Customer Relationship Management accomplishes the complete set of activities ranging from customer acquisition and retention to service. This cycle of customer-related activities is termed as CRM cycle.
Marketing Stage: In this stage of CRM cycle, the basic focus is to identify customers by running various marketing campaigns (such as emails, blogs, advertisements, and more), create the database for Account (pertaining to Organization) and Contacts (pertaining to individuals), and finally generate leads by analyzing the gathered customer data.
Sales Stage: In the Sales stage, basic focus remains on leads. They are the individuals who have expressed some kind of interest in your product offering. ‘Leads’ are further categorized into Open, Contacted, Qualified and Un-qualified. CRM offers a functionality to convert ‘leads’ into ‘opportunity’ for carrying out further sales activities.
Product Stage: In this stage of CRM cycle, the basic focus is on delivery of product. CRM offers Product Management functionality that captures details about the product price, vendor, and description, among others.
Support Stage: During Support Stage, the primary focus remains on resolving customer issues and providing customer support. In CRM terminology, this function is known as Case Management.
Acquiring customers has always been the first important step in establishing business relationships. With CRM, advanced software databases are used to capture key customer data at the point of first contact. Profile data includes a prospect’s name, address, phone number, email address and sometimes social media accounts. Entering this data into a computer enables future and ongoing communication access.
The other major benefit of starting a formal relationship with new prospects and clients is the ability to track their behaviors through data analysis. As of 2015, many databases enable analytics, the automated analysis of data through programmed tools. Salespeople can identify at any point in time, for instance, what percentage of customers are at each stage of the opportunity pipeline, or sales process. This knowledge allows for optimized targeting to avoid bottlenecks and to facilitate relationship-building activities.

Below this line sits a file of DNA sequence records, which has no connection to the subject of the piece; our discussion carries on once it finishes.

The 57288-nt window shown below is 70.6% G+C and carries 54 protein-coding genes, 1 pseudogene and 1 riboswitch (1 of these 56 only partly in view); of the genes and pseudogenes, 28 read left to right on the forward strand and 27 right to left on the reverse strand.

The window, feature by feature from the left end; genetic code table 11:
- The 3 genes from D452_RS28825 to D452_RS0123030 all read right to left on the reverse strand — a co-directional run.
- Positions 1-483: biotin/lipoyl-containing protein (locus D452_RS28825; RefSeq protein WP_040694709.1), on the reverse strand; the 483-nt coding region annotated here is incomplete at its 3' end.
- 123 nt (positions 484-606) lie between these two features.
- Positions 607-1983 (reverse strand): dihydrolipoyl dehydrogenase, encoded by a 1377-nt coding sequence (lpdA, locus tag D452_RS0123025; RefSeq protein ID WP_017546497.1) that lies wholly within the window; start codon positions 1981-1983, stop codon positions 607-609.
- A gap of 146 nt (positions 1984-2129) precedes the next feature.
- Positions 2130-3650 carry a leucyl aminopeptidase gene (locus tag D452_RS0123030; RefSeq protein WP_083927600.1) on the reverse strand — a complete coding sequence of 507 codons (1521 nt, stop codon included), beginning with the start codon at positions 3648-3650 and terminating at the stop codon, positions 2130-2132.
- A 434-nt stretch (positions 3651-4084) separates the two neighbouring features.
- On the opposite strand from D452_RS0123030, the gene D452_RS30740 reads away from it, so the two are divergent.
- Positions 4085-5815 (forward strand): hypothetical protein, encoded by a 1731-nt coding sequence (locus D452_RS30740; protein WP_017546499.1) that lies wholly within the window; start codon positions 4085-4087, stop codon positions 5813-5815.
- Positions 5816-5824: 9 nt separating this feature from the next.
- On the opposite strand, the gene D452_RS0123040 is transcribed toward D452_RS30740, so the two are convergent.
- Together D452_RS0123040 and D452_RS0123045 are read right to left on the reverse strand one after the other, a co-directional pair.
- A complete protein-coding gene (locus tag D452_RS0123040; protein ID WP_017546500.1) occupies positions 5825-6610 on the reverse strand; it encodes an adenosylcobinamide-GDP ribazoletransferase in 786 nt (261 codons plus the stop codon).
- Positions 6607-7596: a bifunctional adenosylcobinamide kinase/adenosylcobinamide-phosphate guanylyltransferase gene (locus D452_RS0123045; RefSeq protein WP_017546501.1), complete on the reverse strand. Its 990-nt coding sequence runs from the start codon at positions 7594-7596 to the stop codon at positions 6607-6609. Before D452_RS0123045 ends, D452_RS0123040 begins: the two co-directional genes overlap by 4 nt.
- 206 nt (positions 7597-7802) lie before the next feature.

The real purpose of gathering data on acquired customers is to improve retention rates. The typical customer attrition rate for companies is around 15 to 20 percent per year, but a 2013 Forbes article indicates that some industries experience significantly higher average rates. Effective data analysis, regular and systematic follow-up communication with contacts, and well-serviced accounts help you reduce your company’s churn rate. Data analysis allows you to identify the traits of prospects and customers that offer the best lifetime earning potential as well, which enables greater focus on retaining core customers.
The customer extension phase of CRM includes activities intended to draw out the length of typical customer relationships, enabling greater revenue. A simple perspective is that satisfying a customer during one buying experience increases the likelihood of a follow-up visit. Over time, delivering quality solutions, following through on commitments and addressing problems convert a buyer into a loyal customer. You also can enhance revenue through add-on product selling and cross-selling, which involves recommending unrelated solutions. Because of the high costs of customer acquisition, extending relationships with customers already captured is hugely valuable for a business.